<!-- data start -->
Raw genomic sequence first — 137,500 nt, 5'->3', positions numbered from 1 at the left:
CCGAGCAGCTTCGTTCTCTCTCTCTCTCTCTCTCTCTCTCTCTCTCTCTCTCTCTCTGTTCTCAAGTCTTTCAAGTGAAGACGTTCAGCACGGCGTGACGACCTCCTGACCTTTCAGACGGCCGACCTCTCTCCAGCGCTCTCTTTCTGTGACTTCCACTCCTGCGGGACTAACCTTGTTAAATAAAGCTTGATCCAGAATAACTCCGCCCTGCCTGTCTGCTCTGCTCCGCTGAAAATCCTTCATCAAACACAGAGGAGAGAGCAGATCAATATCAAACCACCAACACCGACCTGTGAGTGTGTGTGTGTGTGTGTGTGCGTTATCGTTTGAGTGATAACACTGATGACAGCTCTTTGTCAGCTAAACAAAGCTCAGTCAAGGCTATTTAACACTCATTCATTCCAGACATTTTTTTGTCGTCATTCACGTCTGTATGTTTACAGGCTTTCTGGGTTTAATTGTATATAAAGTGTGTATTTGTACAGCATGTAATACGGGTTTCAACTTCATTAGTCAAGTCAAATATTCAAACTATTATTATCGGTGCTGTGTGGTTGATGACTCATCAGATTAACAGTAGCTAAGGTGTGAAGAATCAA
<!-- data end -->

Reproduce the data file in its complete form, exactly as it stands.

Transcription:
Raw genomic sequence first — 137,500 nt, 5'->3', positions numbered from 1 at the left:
CCGAGCAGCTTCGTTCTCTCTCTCTCTCTCTCTCTCTCTCTCTCTCTCTCTCTCTCTGTTCTCAAGTCTTTCAAGTGAAGACGTTCAGCACGGCGTGACGACCTCCTGACCTTTCAGACGGCCGACCTCTCTCCAGCGCTCTCTTTCTGTGACTTCCACTCCTGCGGGACTAACCTTGTTAAATAAAGCTTGATCCAGAATAACTCCGCCCTGCCTGTCTGCTCTGCTCCGCTGAAAATCCTTCATCAAACACAGAGGAGAGAGCAGATCAATATCAAACCACCAACACCGACCTGTGAGTGTGTGTGTGTGTGTGTGTGCGTTATCGTTTGAGTGATAACACTGATGACAGCTCTTTGTCAGCTAAACAAAGCTCAGTCAAGGCTATTTAACACTCATTCATTCCAGACATTTTTTTGTCGTCATTCACGTCTGTATGTTTACAGGCTTTCTGGGTTTAATTGTATATAAAGTGTGTATTTGTACAGCATGTAATACGGGTTTCAACTTCATTAGTCAAGTCAAATATTCAAACTATTATTATCGGTGCTGTGTGGTTGATGACTCATCAGATTAACAGTAGCTAAGGTGTGAAGAATCAA